Director Ridley Scott is back in his element with ’Alien: Covenant’
In space, no one can hear you scream. After nearly four decades, those words remain synonymous with the sheer, relentless intensity of Ridley Scott’s futuristic horror, “Alien.” Now, the father of the iconic franchise returns once more to the world he created to explore it’s darkest corners with “Alien Covenant,” a pulse-pounding new adventure that pushes the boundaries of R-rated terror.
All is quiet aboard the spaceship Covenant. The crew and the rest of the 2,000 souls aboard the pioneering vessel are deep in hyper-sleep, leaving the synthetic Walter (Michael Fassbender) to walk the corridors alone. The ship is en route to the remote planet Origae-6, where, on the far side of the galaxy, the settlers hope to establish a new outpost for humanity. The tranquility is shattered when a nearby stellar ignition shreds Covenant’s energy-collection sails, resulting in dozens of casualties and throwing the mission off course.
Soon, the surviving crew members discover what appears to be an uncharted paradise, an undisturbed Eden of cloud-capped mountains and immense, soaring trees far closer than Origae-6 and potentially just as viable as a home. What they’ve found, however, is actually a dark and deadly world full of unexpected twists and turns. Facing a terrible threat beyond their imagination, the embattled explorers must attempt a harrowing escape. Set ten years after the events depicted in “Prometheus” (2012), Scott’s “Alien Covenant” returns to the roots of the director’s groundbreaking saga with a uniquely terrifying tale filled with white-knuckle adventure and monstrous new creatures. With this, the sixth installment in the blockbuster series, Scott edges ever closer toward revealing the mysterious origins of the mother of all aliens, the lethal Xenomorph from the original film.
The film opens with a peaceful mission designed to take humanity beyond the confines of Earth into a settlement among the stars. On the manifest of Covenant are couples who will populate Origae-6, along with dozens of embryos to help establish the new colony. Charged with their protection is the ship’s crew; Captain Jacob TK (James Franco); his wife Daniels (Katherine Waterston), head of terraforming operations; second-in-command Christopher Oram (Billy Crudup); his biologist wife Karine (Carmen Ejogo); boisterous pilots Tennessee (Danny McBride) and Faris (Amy Seimetz); head of security Sergeant Lope (Demián Bichir) and his second-in-command Sergeant Hallett (Nathaniel Dean). With them is one non-human, Walter (Michael Fassbender), the Covenant’s loyal synthetic, keeping watch as the passengers remain locked away in cryosleep until they reach their destination.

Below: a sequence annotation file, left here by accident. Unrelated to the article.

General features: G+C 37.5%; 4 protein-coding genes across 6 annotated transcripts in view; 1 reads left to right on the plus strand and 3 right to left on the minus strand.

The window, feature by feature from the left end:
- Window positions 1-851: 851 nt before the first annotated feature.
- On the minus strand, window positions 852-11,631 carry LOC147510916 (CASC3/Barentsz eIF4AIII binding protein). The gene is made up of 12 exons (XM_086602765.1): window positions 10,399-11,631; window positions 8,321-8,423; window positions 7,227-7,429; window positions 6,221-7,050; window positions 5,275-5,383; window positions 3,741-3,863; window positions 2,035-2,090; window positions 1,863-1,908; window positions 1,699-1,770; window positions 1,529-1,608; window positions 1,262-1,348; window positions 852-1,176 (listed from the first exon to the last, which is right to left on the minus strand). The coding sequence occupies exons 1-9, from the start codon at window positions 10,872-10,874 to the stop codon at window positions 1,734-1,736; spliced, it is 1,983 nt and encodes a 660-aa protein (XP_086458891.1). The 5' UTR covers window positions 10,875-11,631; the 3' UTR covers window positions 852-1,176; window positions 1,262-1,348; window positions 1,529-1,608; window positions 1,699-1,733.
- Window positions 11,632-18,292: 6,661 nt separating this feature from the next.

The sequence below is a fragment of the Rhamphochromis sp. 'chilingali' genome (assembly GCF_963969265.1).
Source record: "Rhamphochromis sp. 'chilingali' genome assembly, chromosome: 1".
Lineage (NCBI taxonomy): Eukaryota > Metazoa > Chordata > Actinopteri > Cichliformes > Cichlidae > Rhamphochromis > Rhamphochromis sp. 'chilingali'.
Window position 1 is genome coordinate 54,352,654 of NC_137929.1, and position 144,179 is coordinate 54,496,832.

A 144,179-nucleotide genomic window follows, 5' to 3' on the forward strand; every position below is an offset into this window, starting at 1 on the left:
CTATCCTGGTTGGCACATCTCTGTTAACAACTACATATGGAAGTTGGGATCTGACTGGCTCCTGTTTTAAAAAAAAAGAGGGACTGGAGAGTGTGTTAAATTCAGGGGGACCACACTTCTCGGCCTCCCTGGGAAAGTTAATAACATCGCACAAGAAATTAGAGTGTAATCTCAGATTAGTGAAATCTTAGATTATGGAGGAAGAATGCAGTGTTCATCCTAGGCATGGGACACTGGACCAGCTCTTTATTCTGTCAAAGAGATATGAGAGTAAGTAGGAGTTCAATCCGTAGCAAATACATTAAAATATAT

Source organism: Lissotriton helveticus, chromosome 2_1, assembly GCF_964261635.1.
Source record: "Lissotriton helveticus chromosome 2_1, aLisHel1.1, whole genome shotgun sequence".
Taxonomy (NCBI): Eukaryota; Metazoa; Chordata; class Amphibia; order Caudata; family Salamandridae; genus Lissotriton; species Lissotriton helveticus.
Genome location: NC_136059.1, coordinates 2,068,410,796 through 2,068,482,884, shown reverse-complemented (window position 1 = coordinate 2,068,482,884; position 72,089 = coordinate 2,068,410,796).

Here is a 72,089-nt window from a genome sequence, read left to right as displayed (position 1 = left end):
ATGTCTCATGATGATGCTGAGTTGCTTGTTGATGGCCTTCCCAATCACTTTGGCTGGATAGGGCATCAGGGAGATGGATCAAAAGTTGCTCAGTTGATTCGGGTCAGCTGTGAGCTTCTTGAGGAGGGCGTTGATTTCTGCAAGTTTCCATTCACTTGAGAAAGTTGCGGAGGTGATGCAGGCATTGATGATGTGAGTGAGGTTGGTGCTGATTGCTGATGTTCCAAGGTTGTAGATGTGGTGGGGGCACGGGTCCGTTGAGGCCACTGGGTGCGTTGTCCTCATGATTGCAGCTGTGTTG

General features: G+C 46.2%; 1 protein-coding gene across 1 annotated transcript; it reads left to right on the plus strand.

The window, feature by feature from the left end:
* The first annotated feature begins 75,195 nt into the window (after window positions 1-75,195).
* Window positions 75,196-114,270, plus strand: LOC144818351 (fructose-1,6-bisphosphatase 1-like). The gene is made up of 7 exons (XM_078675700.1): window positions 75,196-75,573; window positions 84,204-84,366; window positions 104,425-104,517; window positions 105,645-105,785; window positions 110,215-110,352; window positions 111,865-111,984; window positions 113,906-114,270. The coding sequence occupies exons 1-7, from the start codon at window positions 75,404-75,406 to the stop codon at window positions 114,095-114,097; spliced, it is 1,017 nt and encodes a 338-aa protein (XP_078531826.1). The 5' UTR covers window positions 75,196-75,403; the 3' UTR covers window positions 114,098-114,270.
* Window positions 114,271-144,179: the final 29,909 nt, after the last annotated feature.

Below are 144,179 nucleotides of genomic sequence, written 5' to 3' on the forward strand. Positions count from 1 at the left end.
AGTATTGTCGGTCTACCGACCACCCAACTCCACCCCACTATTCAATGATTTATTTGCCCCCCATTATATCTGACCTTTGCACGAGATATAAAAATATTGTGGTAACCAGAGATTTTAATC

This is a hard R-rated film, which is a term for film blood. If anyone knows how to terrify audiences with smart, sophisticated storytelling, it’s Scott. His original “Alien” remains a standard bearer for the horror genre, a psychologically taut, uncomfortably claustrophobic film, as lean and effective as the sleek, vicious beast that first stalked Ellen Ripley and the crew of the starship Nostromo back in 1979. The subtext is pretty basic; it’s seven people locked in the old dark house and who’s going to die first and who’s going to survive. For “Alien Covenant” Scott recaptures the same foreboding atmosphere of constant danger and dread while also offering new insights that would add richness and depth to the larger “Alien“ mythology. That approach is necessary, to keep the storytelling fresh and surprising. You can’t keep being chased down a corridor by a monster; it gets boring. You could say monsters from outer space, gods from outer space, engineers from outer space invented it. “Alien: Covenant” is going to flip that around.
“Alien: Covenant” is in a lot of ways like the first “Alien.” It’s gritty and dark, and from the get-go, when the “Covenant” hits the space storm, it sets a series of events in motion that don’t stop until the final frame. Ten minutes into the film, it becomes relentless. This is going to be the scariest one of all the films. With “Alien Covenant,” there’s no question that Scott returns to his element, crafting a bold, uniquely terrifying, visceral experience flush with the attitude and swagger of a classic Alien movie. Expect nothing less than relentless, heart-stopping, R-rated terror. The film gets people very uneasy, helps your arteries start pumping, sets hearts pounding. You’ve a very dry throat but can’t take your eyes off the screen. To really scare the shit out of people is quite difficult, but his might give them nightmares. And that’s a good thing.
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